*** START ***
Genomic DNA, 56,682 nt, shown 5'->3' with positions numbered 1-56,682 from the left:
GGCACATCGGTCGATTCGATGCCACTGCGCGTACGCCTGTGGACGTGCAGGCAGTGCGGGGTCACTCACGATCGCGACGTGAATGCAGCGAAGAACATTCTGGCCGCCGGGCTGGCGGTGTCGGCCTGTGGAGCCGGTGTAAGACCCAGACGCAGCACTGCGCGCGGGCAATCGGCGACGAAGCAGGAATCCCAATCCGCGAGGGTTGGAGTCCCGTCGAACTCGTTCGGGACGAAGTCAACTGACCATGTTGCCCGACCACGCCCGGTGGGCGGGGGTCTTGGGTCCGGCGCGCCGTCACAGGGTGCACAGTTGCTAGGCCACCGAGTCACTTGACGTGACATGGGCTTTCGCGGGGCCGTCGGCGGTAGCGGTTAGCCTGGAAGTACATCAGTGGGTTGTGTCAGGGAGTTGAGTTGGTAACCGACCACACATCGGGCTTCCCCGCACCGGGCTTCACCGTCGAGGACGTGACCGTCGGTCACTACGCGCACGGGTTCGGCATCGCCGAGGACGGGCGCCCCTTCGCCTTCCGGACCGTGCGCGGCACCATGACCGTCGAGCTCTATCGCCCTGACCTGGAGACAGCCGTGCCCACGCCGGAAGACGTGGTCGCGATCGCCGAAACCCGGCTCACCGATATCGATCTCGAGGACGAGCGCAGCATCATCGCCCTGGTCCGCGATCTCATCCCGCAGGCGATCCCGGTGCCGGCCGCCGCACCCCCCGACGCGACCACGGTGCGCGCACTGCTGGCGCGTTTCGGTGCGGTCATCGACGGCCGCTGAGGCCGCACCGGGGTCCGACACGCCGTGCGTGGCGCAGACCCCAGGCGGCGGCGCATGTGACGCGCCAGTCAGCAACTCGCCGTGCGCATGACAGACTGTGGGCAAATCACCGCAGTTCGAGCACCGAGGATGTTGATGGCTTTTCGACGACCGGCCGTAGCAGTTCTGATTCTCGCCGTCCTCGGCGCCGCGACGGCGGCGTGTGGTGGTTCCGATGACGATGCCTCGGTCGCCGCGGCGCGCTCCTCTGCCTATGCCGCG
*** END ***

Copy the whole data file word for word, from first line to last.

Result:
Genomic DNA, 56,682 nt, shown 5'->3' with positions numbered 1-56,682 from the left:
GGCACATCGGTCGATTCGATGCCACTGCGCGTACGCCTGTGGACGTGCAGGCAGTGCGGGGTCACTCACGATCGCGACGTGAATGCAGCGAAGAACATTCTGGCCGCCGGGCTGGCGGTGTCGGCCTGTGGAGCCGGTGTAAGACCCAGACGCAGCACTGCGCGCGGGCAATCGGCGACGAAGCAGGAATCCCAATCCGCGAGGGTTGGAGTCCCGTCGAACTCGTTCGGGACGAAGTCAACTGACCATGTTGCCCGACCACGCCCGGTGGGCGGGGGTCTTGGGTCCGGCGCGCCGTCACAGGGTGCACAGTTGCTAGGCCACCGAGTCACTTGACGTGACATGGGCTTTCGCGGGGCCGTCGGCGGTAGCGGTTAGCCTGGAAGTACATCAGTGGGTTGTGTCAGGGAGTTGAGTTGGTAACCGACCACACATCGGGCTTCCCCGCACCGGGCTTCACCGTCGAGGACGTGACCGTCGGTCACTACGCGCACGGGTTCGGCATCGCCGAGGACGGGCGCCCCTTCGCCTTCCGGACCGTGCGCGGCACCATGACCGTCGAGCTCTATCGCCCTGACCTGGAGACAGCCGTGCCCACGCCGGAAGACGTGGTCGCGATCGCCGAAACCCGGCTCACCGATATCGATCTCGAGGACGAGCGCAGCATCATCGCCCTGGTCCGCGATCTCATCCCGCAGGCGATCCCGGTGCCGGCCGCCGCACCCCCCGACGCGACCACGGTGCGCGCACTGCTGGCGCGTTTCGGTGCGGTCATCGACGGCCGCTGAGGCCGCACCGGGGTCCGACACGCCGTGCGTGGCGCAGACCCCAGGCGGCGGCGCATGTGACGCGCCAGTCAGCAACTCGCCGTGCGCATGACAGACTGTGGGCAAATCACCGCAGTTCGAGCACCGAGGATGTTGATGGCTTTTCGACGACCGGCCGTAGCAGTTCTGATTCTCGCCGTCCTCGGCGCCGCGACGGCGGCGTGTGGTGGTTCCGATGACGATGCCTCGGTCGCCGCGGCGCGCTCCTCTGCCTATGCCGCG